Faulty Procedures

The law says you can vote at any polling place in your electorate. Your name appears on every printed roll in every polling place on election day. A person can visit every polling place in their electorate and could vote up to 50 times in their own name without being prosecuted. If the voter gets an official letter demanding to know why they voted more than once, they can deny any wrong doing and avoid being charged because ballot papers are not signed by the voter so they cannot be traced to the voter. To cheat is too tempting.

Let’s tell our politicians to stop this racket. Tell them to pass legislation to bring in a master electronic roll that lets officials electronically mark voters’ names the first time they receive voting papers.

 

  1. For their convenience, voters can vote in any of up to 50 polling places in their electorate.
  2. However, so can imposters who enrol to vote in other people’s names.
  3. News reports confirm the fraud at every election and no one is being prosecuted.
  4. Restoring subdivision voting (voting at the polling place nearest to your home) can help discourage imposters from fraudulently lodging ballot papers in your and other people’s names multiple times at multiple polling places across an electorate.

 

Public trust in Australian elections is at risk.  Our democracy relies on that trust. Faulty procedures compromise free and fair election processes and undermine public confidence.

Do you agree?   Click here to sign our petition!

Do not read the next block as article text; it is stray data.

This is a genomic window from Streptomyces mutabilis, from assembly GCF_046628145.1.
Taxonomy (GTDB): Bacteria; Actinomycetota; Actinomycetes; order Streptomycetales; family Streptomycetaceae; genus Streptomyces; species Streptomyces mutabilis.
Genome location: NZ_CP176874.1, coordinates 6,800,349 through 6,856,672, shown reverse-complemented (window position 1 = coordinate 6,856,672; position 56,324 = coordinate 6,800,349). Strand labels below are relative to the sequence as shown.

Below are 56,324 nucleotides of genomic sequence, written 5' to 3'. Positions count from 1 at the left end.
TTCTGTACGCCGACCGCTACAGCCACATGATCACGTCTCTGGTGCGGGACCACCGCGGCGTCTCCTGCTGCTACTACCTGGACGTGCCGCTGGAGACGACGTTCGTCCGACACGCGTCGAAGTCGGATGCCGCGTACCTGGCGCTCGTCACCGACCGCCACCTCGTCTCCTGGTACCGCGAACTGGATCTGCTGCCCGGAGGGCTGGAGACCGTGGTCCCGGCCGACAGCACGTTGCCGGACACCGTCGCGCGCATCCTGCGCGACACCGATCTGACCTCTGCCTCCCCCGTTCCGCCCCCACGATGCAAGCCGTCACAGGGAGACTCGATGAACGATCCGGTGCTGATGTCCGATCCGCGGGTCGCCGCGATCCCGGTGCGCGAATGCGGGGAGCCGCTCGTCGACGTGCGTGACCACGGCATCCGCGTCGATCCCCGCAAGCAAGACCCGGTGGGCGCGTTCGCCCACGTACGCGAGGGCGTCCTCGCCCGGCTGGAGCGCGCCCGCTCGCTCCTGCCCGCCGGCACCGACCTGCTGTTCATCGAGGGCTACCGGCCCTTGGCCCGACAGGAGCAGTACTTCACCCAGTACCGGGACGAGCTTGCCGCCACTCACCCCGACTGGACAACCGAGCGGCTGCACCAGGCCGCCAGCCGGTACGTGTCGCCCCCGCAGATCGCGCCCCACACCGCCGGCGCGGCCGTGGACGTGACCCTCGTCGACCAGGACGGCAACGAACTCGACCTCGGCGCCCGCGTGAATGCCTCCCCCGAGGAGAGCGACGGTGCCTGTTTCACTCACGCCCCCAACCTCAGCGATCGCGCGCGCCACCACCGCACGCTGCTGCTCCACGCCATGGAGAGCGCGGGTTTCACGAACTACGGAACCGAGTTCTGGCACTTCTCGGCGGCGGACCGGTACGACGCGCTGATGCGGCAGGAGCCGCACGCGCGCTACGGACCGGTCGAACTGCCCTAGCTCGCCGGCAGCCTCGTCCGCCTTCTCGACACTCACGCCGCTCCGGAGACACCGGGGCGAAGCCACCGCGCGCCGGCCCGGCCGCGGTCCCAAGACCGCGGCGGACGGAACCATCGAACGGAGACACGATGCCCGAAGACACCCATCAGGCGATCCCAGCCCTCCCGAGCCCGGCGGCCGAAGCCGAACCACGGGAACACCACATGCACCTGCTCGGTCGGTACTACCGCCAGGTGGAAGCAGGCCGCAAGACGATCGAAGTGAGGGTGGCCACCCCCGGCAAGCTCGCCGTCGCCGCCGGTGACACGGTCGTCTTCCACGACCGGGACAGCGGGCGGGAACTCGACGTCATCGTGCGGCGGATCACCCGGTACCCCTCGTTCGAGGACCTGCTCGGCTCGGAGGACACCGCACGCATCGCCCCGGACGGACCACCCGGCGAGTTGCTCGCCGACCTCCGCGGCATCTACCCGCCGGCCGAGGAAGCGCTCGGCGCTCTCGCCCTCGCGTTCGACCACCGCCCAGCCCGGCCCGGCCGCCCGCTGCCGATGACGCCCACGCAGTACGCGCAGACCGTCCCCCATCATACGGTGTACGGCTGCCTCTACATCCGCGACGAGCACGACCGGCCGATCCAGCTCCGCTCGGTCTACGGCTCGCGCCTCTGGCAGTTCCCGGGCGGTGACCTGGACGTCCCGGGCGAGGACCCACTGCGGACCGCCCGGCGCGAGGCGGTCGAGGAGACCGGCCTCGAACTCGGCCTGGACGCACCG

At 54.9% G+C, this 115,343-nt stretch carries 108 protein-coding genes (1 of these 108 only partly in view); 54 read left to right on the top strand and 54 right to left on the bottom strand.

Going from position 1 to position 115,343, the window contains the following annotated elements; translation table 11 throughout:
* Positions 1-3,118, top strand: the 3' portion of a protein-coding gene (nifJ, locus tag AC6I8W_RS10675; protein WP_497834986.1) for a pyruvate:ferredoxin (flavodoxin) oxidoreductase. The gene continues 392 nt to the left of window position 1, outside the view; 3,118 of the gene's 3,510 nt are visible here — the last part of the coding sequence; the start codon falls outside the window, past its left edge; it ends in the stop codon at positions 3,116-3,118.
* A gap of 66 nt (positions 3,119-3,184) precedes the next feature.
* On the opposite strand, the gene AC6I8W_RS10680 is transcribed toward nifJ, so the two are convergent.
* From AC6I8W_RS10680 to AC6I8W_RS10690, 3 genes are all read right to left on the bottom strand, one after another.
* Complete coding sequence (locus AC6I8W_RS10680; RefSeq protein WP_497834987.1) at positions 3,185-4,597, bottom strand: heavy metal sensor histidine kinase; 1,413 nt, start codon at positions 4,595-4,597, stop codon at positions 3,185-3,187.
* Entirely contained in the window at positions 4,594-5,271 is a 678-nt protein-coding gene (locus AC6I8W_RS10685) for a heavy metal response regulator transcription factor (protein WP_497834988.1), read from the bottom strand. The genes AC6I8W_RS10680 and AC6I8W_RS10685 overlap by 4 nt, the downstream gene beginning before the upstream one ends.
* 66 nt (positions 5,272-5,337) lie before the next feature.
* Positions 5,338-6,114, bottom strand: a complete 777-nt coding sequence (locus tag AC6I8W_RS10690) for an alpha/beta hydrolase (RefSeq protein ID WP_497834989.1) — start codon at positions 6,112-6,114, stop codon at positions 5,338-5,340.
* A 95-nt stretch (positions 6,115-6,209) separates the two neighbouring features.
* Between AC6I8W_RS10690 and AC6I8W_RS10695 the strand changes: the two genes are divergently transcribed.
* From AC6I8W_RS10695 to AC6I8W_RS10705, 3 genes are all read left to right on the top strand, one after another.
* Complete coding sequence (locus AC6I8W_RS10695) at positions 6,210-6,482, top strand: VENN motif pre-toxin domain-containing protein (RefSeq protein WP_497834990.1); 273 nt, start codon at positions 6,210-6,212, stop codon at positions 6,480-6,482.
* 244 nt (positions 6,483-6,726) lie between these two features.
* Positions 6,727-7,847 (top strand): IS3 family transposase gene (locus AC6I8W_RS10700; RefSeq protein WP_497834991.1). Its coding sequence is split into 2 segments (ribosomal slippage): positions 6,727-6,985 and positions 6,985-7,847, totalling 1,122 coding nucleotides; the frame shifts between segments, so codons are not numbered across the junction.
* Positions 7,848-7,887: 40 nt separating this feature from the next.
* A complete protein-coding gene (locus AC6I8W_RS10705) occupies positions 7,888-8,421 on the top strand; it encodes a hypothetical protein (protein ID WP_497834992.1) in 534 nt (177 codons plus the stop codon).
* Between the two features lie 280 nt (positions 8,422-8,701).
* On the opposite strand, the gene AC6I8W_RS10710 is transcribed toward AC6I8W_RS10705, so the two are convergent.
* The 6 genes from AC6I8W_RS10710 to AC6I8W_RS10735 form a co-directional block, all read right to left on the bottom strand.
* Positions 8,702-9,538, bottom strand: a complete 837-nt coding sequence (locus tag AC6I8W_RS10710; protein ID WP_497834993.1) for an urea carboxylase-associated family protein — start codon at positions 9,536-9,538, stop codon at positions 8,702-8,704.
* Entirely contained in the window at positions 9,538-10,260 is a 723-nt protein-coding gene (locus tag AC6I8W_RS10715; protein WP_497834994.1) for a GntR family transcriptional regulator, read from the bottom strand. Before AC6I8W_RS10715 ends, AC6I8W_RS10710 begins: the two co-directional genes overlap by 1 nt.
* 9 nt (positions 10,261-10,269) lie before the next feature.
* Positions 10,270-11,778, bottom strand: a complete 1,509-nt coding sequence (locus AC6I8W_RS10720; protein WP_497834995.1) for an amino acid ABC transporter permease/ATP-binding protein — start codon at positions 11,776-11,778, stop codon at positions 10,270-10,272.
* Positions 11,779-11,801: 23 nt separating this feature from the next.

JOIN THE FIGHT

Add your name and let’s keep Australian elections free and fair.

  • commented on Unwanted influences on the voting system 2023-11-23 12:15:44 +1100
    Please I need your vote

  • signed Mark Off Voters Electronically 2023-10-04 12:37:02 +1100
    This must be done to ensure that a voter casts only one vote, besides proposed changes in this petition there should be way for voter to cross check their voting status (voted/yet to vote) for every election event

  • commented on Compulsory voting 2023-09-14 22:49:29 +1000
    John de Wit, less empty negative comments please.

    I’m happy to answer real questions if you’re not yet clear how DCAP works to guarantee fair results. I sympathise – it took me ages to fully understand why current voting systems fail voters and then years to work out how to correct it and then to twig to the simple maths behind it and finally to be able to give simple examples that demonstrate it.

    E.g. it is not obvious that my DCAP system is correct when it will declare that Party D, of 4 parties standing, and with 45% first preferences is the winner despite Party A having 51% first preferences. But that is correct IF, repeat IF, in the election Party A had 49% of 4th (or LAST) preferences and party D had 55% of 2nd preferences. I have proved that particular case, no matter what preferences parties B and C get within the values I specified. Can anyone prove me mathematically &/or logically wrong there? No way! The correct Proportional results in a 100 seat electorate is NOT A=51 seats and D=45 Seats. The correct results is A=27 Seats and D=41 seats with B&C sharing the remaining 33 seats.

    So, it will not be a majority Government for A in its own right. Rather, it will be a minority government, of probably D in coalition with B or C; or, a slim chance of A running a minority government. Apart from the speculation of who will arrange a coalition; who can logically prove I’m wrong and that that voters preferences showed that they collectively wanted A as a majority government? It can’t be done unless you ignore voters’ clear collective preferences. The fact is that a marginal “absolute majorities” may be a real win; or, a travesty of electoral justice simply because Distribution of Preferences (AKA Instant Run Off) and First-Past-The-Post systems are inherently incapable of guaranteeing a fair result.

    I have proved that. I challenge anyone to prove me wrong.

  • commented on Compulsory voting 2023-09-14 16:55:04 +1000
    Peter Newland,
    Your arithmetic is very complex compared to a single vote for the party of your choice. There is no assumption that you should agree with every policy of that party. You just choose the party and candidate you think is best.